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‘You make it work, and then you make it better’


Board of Pensions’ Customer Engagement director clings to her grandmother’s advice

by Lea Sitton Stanley, Board of Pensions | Special to Presbyterian News Service

Yvette Russell-Minor, the Board of Pensions’ director of Community Engagement, has worked for the Board for more than three decades. (Contributed photo)

PHILADELPHIA — The best piece of advice Yvette Russell-Minor ever got came from her grandmother Susan Green: “You make it work, and then you make it better.”

“She believed in being the best at what you do, no matter what you do,” said Russell-Minor, who is director of Customer Engagement for the Board of Pensions of the Presbyterian Church (U.S.A.).

Russell-Minor has run with this advice throughout her 31-year career at the Board, first as a benefits representative, then as Regional Service Team manager, director of Retirement Benefits, and director of Employer Services. “I don’t believe in hanging out in ‘can’t do that,’” she said.

In her role as director of Customer Engagement, Russell-Minor provides guidance to members of the church Benefits Plan and employers, including the Board’s five Presbyterian Church (U.S.A.) sibling agencies — the Office of the General Assembly, Investment & Loan Program Inc., Presbyterian Foundation, Presbyterian Mission Agency, and Presbyterian Publishing Corporation.

“The word ‘service’ appears nine times in the Board’s six-page business plan for the years 2019 and 2020,” Russell-Minor said. “That’s us.” Her team is responsible for understanding and responding to both employer and member needs. It includes the service representatives, who spend their days on the phones, helping employers navigate plan offerings and assisting members with benefits matters.

The team’s responsibilities grew in 2017, when the Board made benefits available in a menu. For the first time, employers could pick and choose which benefits to offer their non-installed ministers and employees. Naturally, this new flexibility added decision-making to the mix — and the need for more guidance.

“People are willing and want to work in new and creative ways to deliver an exceptional customer experience that is impactful and purposeful,” Russell-Minor said. “Service is a hallmark of the Board. We have to anticipate the kinds of questions we’re going to get and be prepared to answer them.” As the Board continues building choice into the plan, keeping it commercially competitive, the representatives are always ready to “serve better,” she said.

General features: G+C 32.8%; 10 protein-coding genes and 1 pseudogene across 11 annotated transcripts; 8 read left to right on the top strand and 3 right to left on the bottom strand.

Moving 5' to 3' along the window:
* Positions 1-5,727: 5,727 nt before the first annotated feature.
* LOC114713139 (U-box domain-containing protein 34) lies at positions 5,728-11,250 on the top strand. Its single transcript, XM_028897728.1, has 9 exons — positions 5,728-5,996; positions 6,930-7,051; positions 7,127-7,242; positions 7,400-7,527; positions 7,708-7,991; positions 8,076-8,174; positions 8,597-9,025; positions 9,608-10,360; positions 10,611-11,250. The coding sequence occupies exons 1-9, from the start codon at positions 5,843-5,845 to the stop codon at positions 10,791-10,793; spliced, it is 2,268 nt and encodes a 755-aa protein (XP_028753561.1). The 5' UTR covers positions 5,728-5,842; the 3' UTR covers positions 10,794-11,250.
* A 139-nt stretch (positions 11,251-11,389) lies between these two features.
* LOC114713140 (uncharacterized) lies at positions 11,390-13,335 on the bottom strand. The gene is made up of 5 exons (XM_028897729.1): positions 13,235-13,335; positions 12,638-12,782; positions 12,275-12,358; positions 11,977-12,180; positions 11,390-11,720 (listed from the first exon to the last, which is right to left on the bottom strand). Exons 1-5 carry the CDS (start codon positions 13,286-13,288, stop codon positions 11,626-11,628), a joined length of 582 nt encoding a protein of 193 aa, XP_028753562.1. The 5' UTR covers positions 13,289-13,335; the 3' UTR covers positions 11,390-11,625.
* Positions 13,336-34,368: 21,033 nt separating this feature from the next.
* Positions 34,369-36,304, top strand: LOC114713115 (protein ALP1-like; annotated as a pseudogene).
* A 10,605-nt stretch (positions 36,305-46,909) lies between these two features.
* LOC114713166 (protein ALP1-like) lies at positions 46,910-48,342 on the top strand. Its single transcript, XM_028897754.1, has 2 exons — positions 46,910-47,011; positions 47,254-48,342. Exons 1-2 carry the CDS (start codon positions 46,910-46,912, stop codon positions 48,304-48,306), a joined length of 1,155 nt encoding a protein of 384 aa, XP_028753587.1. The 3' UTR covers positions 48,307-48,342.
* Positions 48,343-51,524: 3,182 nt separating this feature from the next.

Being prepared requires great dedication because of the growing number of PC(USA)-affiliated employers joining the plan, Russell-Minor said. While churches likely have a volunteer from the congregation handling benefits for pastors and employees (who are often part-time), affiliated employers usually have at least one human resources professional and a mix of employee types.

“That’s a contrast I see,” she said. “It means there’s not one right way to assist the person on the other end of the line. We have to have a deep understanding of the Benefits Plan in order to meet that person where the need is.”

Understanding the Benefits Plan is where it all began for Russell-Minor. On her first day at the Board, she asked, “So, how do we work?” She chuckled at the memory. “They handed me a copy of the plan and told me the phone was going to ring. That was it.” Things have changed a lot since then.

Yvette joined the Board in October 1988 from Prudential Insurance, where she helped AARP members understand the association’s health plan. She was used to process. “They were cutting edge,” she said of her former employer. “They made sure we followed procedure.”

So, as a young woman in those early years at the Board, Yvette shared what she had learned at Prudential, and changes came about. “My voice was one that was welcome,” she said, and that helped her grow professionally. “Everyone has a gift, and I learned that I have a gift of service and administration,” Yvette said.

Today, Yvette listens to the voice of another young woman — her 16-year-old daughter, Simone. “No more water bottles!” said Simone, an environmentally conscious vegetarian. Acknowledging that her daughter “helps me a great deal,” Russell-Minor said that she’s “made other changes for the environment,” like planting her first vegetable garden.

For Russell-Minor, this is all about getting back to basics, to her grandmother Susan Green, who grew up on a farm and “was organic before there was organic.” You make it work, and then you make it better. That’s pretty basic.

Lea Sitton Stanley is agency writer at the Board of Pensions, which supports wholeness in the Presbyterian Church (U.S.A.) community and care for Benefits Plan members. For information, contact

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